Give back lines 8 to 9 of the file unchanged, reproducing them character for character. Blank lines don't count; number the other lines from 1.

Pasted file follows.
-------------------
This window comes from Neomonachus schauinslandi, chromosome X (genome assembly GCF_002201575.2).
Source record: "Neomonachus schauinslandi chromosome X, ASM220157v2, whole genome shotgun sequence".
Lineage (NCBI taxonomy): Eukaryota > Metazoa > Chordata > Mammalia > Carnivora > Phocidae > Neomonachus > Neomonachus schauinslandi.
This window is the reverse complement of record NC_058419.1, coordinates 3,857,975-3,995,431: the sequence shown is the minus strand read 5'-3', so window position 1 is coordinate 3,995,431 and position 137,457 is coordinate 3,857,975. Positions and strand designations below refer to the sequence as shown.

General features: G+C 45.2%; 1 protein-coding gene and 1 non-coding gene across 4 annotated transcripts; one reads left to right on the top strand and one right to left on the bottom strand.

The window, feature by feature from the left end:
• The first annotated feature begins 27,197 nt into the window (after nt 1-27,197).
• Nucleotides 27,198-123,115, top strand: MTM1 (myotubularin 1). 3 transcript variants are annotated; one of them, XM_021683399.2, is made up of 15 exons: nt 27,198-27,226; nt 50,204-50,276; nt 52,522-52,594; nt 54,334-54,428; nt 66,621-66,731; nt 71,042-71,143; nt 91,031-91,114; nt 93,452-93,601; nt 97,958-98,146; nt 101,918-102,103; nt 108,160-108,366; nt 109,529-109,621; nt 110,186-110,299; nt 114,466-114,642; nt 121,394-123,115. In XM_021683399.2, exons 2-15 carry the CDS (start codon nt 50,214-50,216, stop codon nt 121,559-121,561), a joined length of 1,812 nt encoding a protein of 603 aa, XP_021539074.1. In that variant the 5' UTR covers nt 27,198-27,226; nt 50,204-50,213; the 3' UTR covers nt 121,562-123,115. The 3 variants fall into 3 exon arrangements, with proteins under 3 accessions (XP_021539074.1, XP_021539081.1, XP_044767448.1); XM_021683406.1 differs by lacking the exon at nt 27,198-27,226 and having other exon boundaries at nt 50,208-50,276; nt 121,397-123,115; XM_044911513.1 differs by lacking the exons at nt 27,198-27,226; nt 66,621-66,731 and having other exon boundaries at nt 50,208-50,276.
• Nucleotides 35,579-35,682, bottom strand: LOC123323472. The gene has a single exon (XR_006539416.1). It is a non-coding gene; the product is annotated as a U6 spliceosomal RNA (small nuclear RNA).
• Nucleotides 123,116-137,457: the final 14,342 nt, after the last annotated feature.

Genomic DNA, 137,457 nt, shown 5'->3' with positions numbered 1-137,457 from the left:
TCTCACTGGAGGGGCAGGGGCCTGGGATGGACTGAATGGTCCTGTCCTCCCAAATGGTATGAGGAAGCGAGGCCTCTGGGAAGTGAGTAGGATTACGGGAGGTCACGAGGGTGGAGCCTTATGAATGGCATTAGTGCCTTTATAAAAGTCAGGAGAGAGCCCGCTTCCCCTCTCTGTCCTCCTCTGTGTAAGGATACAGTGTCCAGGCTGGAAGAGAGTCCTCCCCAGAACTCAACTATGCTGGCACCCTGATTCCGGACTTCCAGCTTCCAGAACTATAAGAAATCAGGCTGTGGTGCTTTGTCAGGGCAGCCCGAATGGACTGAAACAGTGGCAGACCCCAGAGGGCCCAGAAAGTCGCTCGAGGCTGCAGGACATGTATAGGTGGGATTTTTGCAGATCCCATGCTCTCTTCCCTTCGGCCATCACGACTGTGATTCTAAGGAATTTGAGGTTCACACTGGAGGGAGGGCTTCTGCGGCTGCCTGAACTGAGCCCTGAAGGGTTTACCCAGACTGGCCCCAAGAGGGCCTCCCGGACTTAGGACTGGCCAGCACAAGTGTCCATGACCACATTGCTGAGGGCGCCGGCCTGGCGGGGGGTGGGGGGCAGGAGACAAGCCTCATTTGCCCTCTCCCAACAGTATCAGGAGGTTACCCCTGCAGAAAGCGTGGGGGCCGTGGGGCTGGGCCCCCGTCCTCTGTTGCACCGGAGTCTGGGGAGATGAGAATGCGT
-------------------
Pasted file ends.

• Nucleotides 27,198-123,115, top strand: MTM1 (myotubularin 1). 3 transcript variants are annotated; one of them, XM_021683399.2, is made up of 15 exons: nt 27,198-27,226; nt 50,204-50,276; nt 52,522-52,594; nt 54,334-54,428; nt 66,621-66,731; nt 71,042-71,143; nt 91,031-91,114; nt 93,452-93,601; nt 97,958-98,146; nt 101,918-102,103; nt 108,160-108,366; nt 109,529-109,621; nt 110,186-110,299; nt 114,466-114,642; nt 121,394-123,115. In XM_021683399.2, exons 2-15 carry the CDS (start codon nt 50,214-50,216, stop codon nt 121,559-121,561), a joined length of 1,812 nt encoding a protein of 603 aa, XP_021539074.1. In that variant the 5' UTR covers nt 27,198-27,226; nt 50,204-50,213; the 3' UTR covers nt 121,562-123,115. The 3 variants fall into 3 exon arrangements, with proteins under 3 accessions (XP_021539074.1, XP_021539081.1, XP_044767448.1); XM_021683406.1 differs by lacking the exon at nt 27,198-27,226 and having other exon boundaries at nt 50,208-50,276; nt 121,397-123,115; XM_044911513.1 differs by lacking the exons at nt 27,198-27,226; nt 66,621-66,731 and having other exon boundaries at nt 50,208-50,276.
• Nucleotides 35,579-35,682, bottom strand: LOC123323472. The gene has a single exon (XR_006539416.1). It is a non-coding gene; the product is annotated as a U6 spliceosomal RNA (small nuclear RNA).